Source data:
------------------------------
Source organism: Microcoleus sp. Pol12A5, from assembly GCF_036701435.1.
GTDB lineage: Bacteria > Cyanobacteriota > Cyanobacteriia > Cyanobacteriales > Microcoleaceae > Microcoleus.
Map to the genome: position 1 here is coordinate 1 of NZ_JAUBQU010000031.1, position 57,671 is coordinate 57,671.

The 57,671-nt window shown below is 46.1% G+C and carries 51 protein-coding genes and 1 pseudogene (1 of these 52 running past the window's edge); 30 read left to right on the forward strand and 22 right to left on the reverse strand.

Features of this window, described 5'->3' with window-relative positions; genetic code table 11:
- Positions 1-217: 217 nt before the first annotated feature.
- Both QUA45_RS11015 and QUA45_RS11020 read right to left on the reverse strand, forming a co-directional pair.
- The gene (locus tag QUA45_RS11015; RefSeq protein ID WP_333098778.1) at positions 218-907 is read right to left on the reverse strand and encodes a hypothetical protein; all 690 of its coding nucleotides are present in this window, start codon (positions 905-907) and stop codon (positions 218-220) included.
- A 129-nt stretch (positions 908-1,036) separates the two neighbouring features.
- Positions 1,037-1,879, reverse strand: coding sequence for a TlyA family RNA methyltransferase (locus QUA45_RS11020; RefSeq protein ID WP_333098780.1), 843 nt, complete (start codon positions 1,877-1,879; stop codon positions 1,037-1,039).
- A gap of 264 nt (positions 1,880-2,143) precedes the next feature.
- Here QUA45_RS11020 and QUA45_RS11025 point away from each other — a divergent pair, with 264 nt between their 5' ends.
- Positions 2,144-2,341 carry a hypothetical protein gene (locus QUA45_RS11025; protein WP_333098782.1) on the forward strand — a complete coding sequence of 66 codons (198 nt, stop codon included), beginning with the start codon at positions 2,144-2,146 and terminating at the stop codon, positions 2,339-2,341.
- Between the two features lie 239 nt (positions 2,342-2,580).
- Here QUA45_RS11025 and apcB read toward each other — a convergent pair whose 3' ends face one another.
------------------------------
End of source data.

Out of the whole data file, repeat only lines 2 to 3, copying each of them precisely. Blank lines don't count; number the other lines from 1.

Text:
GTDB lineage: Bacteria > Cyanobacteriota > Cyanobacteriia > Cyanobacteriales > Microcoleaceae > Microcoleus.
Map to the genome: position 1 here is coordinate 1 of NZ_JAUBQU010000031.1, position 57,671 is coordinate 57,671.